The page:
|Dovehouse Green||Kensington & Chelsea|
Dovehouse Green is a former burial ground for Chelsea parish church on land given by Sir Hans Sloane in 1733. It was closed for burials by 1882, and became a garden for inmates of the adjacent workhouse. Following war damage it was developed as a garden, with a small part open to the public. It was named Dovehouse Green in 1977 when it was re-landscaped for the Silver Jubilee and laid out with cruciform paths, an obelisk and seating. Some tombstones remain on the perimeter. In 2003 it was refurbished for the Queen's Golden Jubilee and re-opened on 12 June 2003.
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The land for the King's Road burial ground to serve Chelsea Parish Church of St Luke's (Chelsea Old Church q.v.) was originally given to the parish in 1733 by Sir Hans Sloane (1660-1753). Sloane had purchased the former Chelsea Manor House (once owned by Henry VIII) in 1712 from William Lord Cheyne, but did not live there until 1742; he was responsible for development along the riverside from c.1717. The burial ground was consecrated in 1736 and later enlarged in 1790. It became known as the Old Burial Ground after provision for parish burials was supplemented in 1813 by the opening of a new burial ground, now the site of St Luke's Church and Gardens (q.v.). Among those buried here were Italian painter and engraver Giovanni Battista Cipriani (d.1785), and botanist John Martyn (d.1768), best known for his 'Historia Plantarum Rariorum' (1728-37) and who practiced as a physician in Chelsea. By the 1880s the King's Road burial ground was in a poor state; in 1882 a mortuary was constructed here and the remaining ground was laid out as a garden for the recreational use of the inmates of the adjoining workhouse, and fragments of an old chapel and graveyard were found. This represents an early example of the change of use from a burial ground to a garden.
After war damage in WWII, a scheme of 1947-50 developed the garden, with a small part opened to the public, at which time most of the gravestones were removed and the mortuary demolished. In 1977 it was renamed Dovehouse Green when it was re-landscaped for the Silver Jubilee of Queen Elizabeth II, at the instigation of the Chelsea Society, which was also celebrating its Golden Jubilee that year. The landscaping included cruciform paths, areas of grass but largely paved to King's Road; it contained an obelisk, some tombstones on the perimeter and seating. In 2003 it was again refurbished for the Queen's Golden Jubilee and now has Victorian-style lighting columns and lanterns, York stone paths and traditional park benches. The refurbishment project was again suggested by the Chelsea Society and supported by the Rector of St Luke's and Christ Church. The work was carried out by RBKC with funding from the Golden Jubilee Celebrations; it was re-opened on 12 June 2003 at a ceremony officiated by the Mayor and other local dignitaries. There are good displays of daffodils in the spring and the garden provides a quiet area to sit among trees and shrubs. In the north corner is the entrance to Chelsea Farmers Market.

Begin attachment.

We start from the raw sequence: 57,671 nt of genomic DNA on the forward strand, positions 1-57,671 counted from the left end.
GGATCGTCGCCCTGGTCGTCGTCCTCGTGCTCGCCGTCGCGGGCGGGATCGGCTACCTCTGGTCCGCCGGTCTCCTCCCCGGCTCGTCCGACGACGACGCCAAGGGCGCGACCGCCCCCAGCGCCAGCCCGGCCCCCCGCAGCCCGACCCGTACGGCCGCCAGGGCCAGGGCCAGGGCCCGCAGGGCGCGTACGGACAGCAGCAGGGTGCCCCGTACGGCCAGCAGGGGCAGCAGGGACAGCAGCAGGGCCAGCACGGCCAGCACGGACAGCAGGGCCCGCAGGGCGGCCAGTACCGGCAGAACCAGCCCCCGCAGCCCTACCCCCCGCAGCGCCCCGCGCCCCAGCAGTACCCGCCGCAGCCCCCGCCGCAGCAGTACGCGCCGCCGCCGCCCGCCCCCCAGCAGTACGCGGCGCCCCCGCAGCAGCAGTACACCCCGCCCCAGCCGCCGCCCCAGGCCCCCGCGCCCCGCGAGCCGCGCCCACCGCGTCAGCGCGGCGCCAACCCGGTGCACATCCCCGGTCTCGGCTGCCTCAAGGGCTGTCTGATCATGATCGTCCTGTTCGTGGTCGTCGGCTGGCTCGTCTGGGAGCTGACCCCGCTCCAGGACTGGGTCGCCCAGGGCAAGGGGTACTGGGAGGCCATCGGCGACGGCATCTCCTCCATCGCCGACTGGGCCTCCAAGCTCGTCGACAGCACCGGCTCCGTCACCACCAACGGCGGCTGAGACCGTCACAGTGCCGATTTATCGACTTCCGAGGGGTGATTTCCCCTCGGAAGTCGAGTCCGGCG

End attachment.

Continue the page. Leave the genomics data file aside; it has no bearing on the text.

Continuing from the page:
Bridget Cherry and Nikolaus Pevsner, 'The Buildings of England London 3: North West' (Penguin, 1999 ed); Cheyne Conservation Area Proposals Statement; Mrs Basil Holmes, The London Burial Grounds, London, 1896; 'Social history: Social and cultural activities', A History of the County of Middlesex: Volume 12: Chelsea (2004), pp. 166-176.